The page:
"I will send him myself to Viar, where my nephews are. What is his name? Where is he? I know well what this boy is, I long to see him. Why did you not alight from your journey at my house?"

Her questions and replies followed one another in rapid succession. I should have found it impossible to get in a word edgeways, even if I had wanted to, but I was very glad to let her expend her enthusiasm, and took good care not to interrupt her. On the first opportunity, I told her that I should have the pleasure of presenting the young gentleman to her the day after tomorrow, as on the morrow I had an engagement at Versailles.

"Does the dear lad speak French? While I am arranging for his going to school you must really let him come and live with me."

"We will discuss that question on the day after tomorrow, madam."

"Oh, how I wish the day after to-morrow was here!"

On leaving Madame d'Urfe I went to my lottery office and found everything in perfect order. I then went to the Italian play, and found Silvia and her daughter in their dressing-room.

"My dear friend," said she when she saw me, "I know that you have achieved a wonderful success in Holland, and I congratulate you."

I gave her an agreeable surprise by saying that I had been working for her daughter, and Marion herself blushed, and lowered her eyes in a very suggestive manner. "I will be with you at supper," I added, "and then we can talk at our ease." On leaving them I went to the amphitheatre, and what was my surprise to see in one of the first boxes Madame X---- C---- V----, with all her family. My readers will be glad to hear their history.

Madame X---- C---- V----, by birth a Greek, was the widow of an Englishman, by whom she had six children, four of whom were girls. On his death-bed he became a Catholic out of deference to the tears of his wife; but as his children could not inherit his forty thousand pounds invested in England, without conforming to the Church of England, the family returned to London, where the widow complied with all the obligations of the law of England. What will people not do when their interests are at stake! though in a case like this there is no need to blame a person for yielding, to prejudices which had the sanction of the law.

It was now the beginning of the year 1758, and five years before, when I was at Padua, I fell in love with the eldest daughter, but a few months after, when we were at Venice, Madame X. C. V. thought good to exclude me from her family circle. The insult which the mother put upon me was softened by the daughter, who wrote me a charming letter, which I love to read even now. I may as well confess that my grief was the easier to bear as my time was taken up by my fair nun, M---- M----, and my dear C---- C-----. Nevertheless, Mdlle. X. C. V., though only fifteen, was of a perfect beauty, and was all the more charming in that to her physical advantages she joined those of a cultured mind.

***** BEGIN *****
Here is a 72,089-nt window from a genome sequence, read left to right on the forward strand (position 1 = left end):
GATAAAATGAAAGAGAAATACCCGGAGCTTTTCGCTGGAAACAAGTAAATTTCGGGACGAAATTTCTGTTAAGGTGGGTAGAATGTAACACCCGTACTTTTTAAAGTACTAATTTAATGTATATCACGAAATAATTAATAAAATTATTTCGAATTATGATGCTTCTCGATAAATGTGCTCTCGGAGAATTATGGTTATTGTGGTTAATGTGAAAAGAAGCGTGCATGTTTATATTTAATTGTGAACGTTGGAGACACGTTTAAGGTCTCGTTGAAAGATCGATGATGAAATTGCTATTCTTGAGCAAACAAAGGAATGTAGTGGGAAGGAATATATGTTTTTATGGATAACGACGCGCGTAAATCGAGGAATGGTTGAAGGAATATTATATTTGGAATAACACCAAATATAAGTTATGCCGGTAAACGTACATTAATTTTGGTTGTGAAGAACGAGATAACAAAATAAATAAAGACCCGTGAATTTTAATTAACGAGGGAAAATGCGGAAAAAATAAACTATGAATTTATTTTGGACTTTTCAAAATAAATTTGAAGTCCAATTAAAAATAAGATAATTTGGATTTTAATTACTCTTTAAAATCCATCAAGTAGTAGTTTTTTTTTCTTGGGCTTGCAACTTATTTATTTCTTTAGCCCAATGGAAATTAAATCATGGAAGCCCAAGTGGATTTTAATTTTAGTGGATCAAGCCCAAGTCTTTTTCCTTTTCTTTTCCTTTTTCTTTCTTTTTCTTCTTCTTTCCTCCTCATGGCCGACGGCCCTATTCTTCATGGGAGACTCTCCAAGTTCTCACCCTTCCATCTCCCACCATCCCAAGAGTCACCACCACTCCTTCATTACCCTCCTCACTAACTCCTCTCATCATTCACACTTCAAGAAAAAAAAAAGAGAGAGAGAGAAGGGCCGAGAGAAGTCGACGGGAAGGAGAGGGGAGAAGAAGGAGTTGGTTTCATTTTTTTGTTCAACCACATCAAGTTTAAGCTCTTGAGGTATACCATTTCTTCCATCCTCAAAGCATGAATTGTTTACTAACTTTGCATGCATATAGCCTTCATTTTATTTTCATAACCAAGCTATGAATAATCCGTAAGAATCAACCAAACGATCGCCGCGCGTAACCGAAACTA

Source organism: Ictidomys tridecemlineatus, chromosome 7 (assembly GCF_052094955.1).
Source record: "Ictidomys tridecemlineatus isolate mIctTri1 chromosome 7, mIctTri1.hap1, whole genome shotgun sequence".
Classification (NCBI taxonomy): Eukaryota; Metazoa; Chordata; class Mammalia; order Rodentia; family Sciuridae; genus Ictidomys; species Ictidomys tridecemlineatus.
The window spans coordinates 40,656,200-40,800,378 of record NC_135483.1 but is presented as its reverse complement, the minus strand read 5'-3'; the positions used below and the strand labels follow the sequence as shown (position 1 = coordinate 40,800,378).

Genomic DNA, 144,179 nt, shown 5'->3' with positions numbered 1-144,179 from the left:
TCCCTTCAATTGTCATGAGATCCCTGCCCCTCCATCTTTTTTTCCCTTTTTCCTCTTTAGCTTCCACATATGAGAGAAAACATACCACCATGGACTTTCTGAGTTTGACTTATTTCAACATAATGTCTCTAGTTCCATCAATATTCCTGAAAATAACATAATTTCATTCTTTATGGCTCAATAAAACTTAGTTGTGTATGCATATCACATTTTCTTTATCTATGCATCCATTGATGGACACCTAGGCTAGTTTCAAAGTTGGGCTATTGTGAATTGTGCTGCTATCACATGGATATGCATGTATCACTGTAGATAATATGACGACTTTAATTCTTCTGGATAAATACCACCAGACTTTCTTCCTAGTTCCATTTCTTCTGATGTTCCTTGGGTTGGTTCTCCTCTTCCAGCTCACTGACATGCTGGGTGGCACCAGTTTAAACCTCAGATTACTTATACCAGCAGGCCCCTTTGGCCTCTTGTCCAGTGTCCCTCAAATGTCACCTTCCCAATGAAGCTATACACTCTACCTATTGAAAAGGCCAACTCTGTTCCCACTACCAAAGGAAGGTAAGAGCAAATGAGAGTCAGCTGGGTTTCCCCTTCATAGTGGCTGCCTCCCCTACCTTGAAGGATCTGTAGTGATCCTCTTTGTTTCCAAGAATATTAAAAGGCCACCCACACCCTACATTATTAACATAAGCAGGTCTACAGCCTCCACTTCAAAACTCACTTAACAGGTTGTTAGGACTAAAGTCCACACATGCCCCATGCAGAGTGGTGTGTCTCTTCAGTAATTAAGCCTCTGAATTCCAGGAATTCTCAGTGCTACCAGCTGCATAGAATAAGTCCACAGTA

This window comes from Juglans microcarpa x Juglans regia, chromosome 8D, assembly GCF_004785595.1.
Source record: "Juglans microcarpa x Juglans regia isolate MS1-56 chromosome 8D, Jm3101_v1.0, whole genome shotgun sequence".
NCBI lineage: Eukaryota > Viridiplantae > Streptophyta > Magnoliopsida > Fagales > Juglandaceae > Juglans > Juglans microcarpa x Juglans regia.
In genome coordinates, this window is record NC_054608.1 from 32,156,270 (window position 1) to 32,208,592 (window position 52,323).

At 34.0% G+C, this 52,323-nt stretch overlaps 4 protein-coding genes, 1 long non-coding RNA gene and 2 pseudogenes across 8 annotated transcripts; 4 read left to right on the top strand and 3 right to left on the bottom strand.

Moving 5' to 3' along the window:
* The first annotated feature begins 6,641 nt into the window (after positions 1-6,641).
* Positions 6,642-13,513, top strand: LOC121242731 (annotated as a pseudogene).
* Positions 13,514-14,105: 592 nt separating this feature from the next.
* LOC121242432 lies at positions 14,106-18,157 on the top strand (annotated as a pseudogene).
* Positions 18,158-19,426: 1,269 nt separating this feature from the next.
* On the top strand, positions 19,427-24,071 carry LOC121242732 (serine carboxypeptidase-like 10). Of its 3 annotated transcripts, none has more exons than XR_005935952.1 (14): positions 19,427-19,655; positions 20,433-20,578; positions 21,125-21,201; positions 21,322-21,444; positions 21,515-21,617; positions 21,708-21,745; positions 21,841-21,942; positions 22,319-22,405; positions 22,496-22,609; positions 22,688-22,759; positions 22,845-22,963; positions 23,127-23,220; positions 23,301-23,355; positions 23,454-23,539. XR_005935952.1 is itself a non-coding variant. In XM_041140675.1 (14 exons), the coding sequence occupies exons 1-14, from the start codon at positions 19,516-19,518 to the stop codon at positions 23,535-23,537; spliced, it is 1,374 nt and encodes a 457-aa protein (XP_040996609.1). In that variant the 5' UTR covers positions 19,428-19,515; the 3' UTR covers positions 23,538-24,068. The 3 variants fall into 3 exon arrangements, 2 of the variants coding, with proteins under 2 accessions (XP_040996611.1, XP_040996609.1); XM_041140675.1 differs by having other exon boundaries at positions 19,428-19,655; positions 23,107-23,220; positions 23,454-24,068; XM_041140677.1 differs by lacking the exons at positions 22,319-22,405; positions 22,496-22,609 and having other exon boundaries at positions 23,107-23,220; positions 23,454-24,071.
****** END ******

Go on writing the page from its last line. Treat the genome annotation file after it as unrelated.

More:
Count Algarotti, the King of Prussia's chamberlain, gave her lessons, and several young nobles were among her suitors, her preference apparently being given to the heir of the family of Memmo de St. Marcuola. He died a year afterwards, while he was procurator.

My surprise at seeing this family at such a time and place may be imagined. Mdlle. X. C. V. saw me directly, and pointed me out to her mother, who made a sign to me with her fan to come to their box.

She received me in the friendliest manner possible, telling me that we were not at Venice now, and that she hoped I would often come and see them at the "Hotel de Bretagne," in the Rue St. Andre des Arts. I told them that I did not wish to recall any events which might have happened at Venice, and her daughter having joined her entreaties to those of her mother, I promised to accept their invitation.

Mdlle. X. C. V. struck me as prettier than ever; and my love, after sleeping for five years, awoke to fresh strength and vigour. They told me that they were going to pass six months at Paris before returning to Venice.

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